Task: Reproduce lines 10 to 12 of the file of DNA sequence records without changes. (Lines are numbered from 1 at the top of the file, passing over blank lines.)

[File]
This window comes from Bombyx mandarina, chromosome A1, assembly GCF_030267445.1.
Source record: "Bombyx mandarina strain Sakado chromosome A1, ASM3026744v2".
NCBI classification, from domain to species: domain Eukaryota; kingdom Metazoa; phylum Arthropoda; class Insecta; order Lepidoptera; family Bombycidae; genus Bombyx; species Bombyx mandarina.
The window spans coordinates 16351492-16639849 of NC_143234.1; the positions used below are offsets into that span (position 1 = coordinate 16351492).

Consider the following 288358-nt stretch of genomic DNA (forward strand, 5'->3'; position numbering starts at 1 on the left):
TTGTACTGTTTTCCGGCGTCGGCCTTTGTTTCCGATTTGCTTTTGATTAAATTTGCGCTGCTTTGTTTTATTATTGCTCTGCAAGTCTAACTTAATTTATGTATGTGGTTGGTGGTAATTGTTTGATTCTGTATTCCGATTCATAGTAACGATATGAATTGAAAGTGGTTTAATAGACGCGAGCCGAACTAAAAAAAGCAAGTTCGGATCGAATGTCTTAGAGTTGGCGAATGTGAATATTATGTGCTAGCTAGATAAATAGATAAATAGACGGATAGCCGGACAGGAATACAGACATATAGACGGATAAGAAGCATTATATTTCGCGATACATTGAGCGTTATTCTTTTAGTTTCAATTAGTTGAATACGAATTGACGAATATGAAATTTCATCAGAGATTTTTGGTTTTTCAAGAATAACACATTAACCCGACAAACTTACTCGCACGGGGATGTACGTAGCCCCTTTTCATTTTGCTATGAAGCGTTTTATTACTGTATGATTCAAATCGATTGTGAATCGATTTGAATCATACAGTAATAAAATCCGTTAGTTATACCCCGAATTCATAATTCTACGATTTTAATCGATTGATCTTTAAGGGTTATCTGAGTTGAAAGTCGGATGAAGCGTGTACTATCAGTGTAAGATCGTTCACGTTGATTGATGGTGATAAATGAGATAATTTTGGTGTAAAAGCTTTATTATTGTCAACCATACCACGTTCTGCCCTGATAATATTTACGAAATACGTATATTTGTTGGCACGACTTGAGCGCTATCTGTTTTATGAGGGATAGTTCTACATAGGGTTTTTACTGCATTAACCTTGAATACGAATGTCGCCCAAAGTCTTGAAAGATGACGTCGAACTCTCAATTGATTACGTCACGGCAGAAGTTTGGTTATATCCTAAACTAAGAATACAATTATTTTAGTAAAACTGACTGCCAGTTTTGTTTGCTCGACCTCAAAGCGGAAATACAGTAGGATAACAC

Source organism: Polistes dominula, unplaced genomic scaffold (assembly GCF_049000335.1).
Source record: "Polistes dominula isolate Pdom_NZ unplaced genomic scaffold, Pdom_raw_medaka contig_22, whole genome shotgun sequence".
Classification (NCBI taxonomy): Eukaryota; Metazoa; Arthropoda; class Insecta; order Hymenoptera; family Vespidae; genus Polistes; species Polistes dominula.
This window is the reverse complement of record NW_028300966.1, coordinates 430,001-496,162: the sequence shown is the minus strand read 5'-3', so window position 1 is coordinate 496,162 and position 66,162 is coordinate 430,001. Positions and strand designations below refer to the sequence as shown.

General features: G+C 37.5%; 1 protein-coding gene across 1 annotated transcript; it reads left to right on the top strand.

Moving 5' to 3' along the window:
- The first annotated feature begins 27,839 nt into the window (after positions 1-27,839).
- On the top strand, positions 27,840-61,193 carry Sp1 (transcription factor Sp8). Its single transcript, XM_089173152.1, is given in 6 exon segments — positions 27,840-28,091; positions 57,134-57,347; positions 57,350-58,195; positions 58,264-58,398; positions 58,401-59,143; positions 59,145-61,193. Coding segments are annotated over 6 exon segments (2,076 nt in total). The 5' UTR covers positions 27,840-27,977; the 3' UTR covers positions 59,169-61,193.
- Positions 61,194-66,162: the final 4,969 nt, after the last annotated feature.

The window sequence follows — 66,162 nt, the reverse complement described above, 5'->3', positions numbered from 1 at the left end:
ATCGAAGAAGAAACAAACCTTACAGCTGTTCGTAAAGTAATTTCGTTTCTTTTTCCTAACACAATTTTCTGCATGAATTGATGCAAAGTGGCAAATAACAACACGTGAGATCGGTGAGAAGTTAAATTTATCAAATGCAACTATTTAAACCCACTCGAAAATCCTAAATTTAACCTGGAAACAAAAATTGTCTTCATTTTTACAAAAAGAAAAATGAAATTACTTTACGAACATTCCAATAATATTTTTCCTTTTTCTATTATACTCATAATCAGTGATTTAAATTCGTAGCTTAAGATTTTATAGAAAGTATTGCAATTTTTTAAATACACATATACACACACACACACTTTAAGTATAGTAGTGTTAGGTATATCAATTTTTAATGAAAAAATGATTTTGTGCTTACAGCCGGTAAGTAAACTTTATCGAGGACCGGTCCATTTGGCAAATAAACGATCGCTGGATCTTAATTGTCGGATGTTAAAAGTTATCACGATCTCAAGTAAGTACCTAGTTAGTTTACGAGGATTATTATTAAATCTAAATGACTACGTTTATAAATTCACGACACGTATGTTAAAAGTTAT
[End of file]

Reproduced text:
This window is the reverse complement of record NW_028300966.1, coordinates 430,001-496,162: the sequence shown is the minus strand read 5'-3', so window position 1 is coordinate 496,162 and position 66,162 is coordinate 430,001. Positions and strand designations below refer to the sequence as shown.

General features: G+C 37.5%; 1 protein-coding gene across 1 annotated transcript; it reads left to right on the top strand.

Moving 5' to 3' along the window: